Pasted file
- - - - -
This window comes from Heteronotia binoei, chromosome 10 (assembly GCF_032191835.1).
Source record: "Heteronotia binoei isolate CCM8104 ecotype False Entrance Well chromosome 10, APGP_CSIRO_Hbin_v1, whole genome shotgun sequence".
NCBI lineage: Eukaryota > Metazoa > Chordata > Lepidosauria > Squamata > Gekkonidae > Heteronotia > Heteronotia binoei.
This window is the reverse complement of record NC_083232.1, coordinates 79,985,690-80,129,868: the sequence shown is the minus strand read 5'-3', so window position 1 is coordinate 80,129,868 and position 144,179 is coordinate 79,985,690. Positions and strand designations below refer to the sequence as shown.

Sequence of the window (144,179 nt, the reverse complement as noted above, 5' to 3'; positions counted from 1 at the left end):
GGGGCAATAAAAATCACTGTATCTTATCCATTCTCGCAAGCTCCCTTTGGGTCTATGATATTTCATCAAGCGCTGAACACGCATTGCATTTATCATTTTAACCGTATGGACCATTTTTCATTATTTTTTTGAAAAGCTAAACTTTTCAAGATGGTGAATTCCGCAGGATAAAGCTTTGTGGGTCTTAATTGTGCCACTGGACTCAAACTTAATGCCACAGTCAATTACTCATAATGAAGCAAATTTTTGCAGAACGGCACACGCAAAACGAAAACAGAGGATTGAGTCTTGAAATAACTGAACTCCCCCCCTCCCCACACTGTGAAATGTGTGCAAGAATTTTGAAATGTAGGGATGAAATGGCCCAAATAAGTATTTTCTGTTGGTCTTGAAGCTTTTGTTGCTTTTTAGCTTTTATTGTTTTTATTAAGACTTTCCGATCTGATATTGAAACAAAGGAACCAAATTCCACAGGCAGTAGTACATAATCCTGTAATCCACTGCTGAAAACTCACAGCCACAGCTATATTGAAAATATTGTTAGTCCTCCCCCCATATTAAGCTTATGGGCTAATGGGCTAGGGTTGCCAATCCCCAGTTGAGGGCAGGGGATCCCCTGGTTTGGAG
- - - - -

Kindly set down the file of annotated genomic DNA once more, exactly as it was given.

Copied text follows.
This window comes from Heteronotia binoei, chromosome 10 (assembly GCF_032191835.1).
Source record: "Heteronotia binoei isolate CCM8104 ecotype False Entrance Well chromosome 10, APGP_CSIRO_Hbin_v1, whole genome shotgun sequence".
NCBI lineage: Eukaryota > Metazoa > Chordata > Lepidosauria > Squamata > Gekkonidae > Heteronotia > Heteronotia binoei.
This window is the reverse complement of record NC_083232.1, coordinates 79,985,690-80,129,868: the sequence shown is the minus strand read 5'-3', so window position 1 is coordinate 80,129,868 and position 144,179 is coordinate 79,985,690. Positions and strand designations below refer to the sequence as shown.

Sequence of the window (144,179 nt, the reverse complement as noted above, 5' to 3'; positions counted from 1 at the left end):
GGGGCAATAAAAATCACTGTATCTTATCCATTCTCGCAAGCTCCCTTTGGGTCTATGATATTTCATCAAGCGCTGAACACGCATTGCATTTATCATTTTAACCGTATGGACCATTTTTCATTATTTTTTTGAAAAGCTAAACTTTTCAAGATGGTGAATTCCGCAGGATAAAGCTTTGTGGGTCTTAATTGTGCCACTGGACTCAAACTTAATGCCACAGTCAATTACTCATAATGAAGCAAATTTTTGCAGAACGGCACACGCAAAACGAAAACAGAGGATTGAGTCTTGAAATAACTGAACTCCCCCCCTCCCCACACTGTGAAATGTGTGCAAGAATTTTGAAATGTAGGGATGAAATGGCCCAAATAAGTATTTTCTGTTGGTCTTGAAGCTTTTGTTGCTTTTTAGCTTTTATTGTTTTTATTAAGACTTTCCGATCTGATATTGAAACAAAGGAACCAAATTCCACAGGCAGTAGTACATAATCCTGTAATCCACTGCTGAAAACTCACAGCCACAGCTATATTGAAAATATTGTTAGTCCTCCCCCCATATTAAGCTTATGGGCTAATGGGCTAGGGTTGCCAATCCCCAGTTGAGGGCAGGGGATCCCCTGGTTTGGAG